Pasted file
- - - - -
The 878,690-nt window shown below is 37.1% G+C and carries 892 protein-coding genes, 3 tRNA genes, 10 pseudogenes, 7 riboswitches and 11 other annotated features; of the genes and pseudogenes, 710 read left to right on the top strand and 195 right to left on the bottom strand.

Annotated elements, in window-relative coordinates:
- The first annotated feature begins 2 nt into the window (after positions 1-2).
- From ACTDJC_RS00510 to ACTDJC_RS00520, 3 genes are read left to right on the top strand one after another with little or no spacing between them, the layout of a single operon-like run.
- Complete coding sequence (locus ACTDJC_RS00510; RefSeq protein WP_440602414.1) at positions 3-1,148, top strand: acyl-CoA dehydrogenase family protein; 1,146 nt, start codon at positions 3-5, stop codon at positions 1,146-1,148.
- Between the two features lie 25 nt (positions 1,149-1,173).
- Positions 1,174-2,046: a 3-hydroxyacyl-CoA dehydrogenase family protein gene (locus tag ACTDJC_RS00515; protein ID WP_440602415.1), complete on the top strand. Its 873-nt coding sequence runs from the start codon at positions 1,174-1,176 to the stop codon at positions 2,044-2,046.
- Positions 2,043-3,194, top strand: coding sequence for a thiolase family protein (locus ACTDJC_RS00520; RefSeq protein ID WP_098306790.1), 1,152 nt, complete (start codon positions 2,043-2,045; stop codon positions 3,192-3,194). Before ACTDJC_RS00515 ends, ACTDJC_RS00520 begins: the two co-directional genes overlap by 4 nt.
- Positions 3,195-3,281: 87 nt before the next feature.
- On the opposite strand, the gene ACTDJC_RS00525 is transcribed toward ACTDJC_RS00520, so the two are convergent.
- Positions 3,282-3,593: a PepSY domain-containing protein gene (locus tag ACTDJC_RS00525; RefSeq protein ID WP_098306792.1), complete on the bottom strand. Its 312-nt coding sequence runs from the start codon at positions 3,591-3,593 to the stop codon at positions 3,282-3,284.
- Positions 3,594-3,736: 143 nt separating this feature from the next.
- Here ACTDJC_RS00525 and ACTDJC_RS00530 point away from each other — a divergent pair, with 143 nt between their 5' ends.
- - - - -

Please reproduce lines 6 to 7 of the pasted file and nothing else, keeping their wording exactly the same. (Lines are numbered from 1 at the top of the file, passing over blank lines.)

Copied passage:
- Between the two features lie 25 nt (positions 1,149-1,173).
- Positions 1,174-2,046: a 3-hydroxyacyl-CoA dehydrogenase family protein gene (locus tag ACTDJC_RS00515; protein ID WP_440602415.1), complete on the top strand. Its 873-nt coding sequence runs from the start codon at positions 1,174-1,176 to the stop codon at positions 2,044-2,046.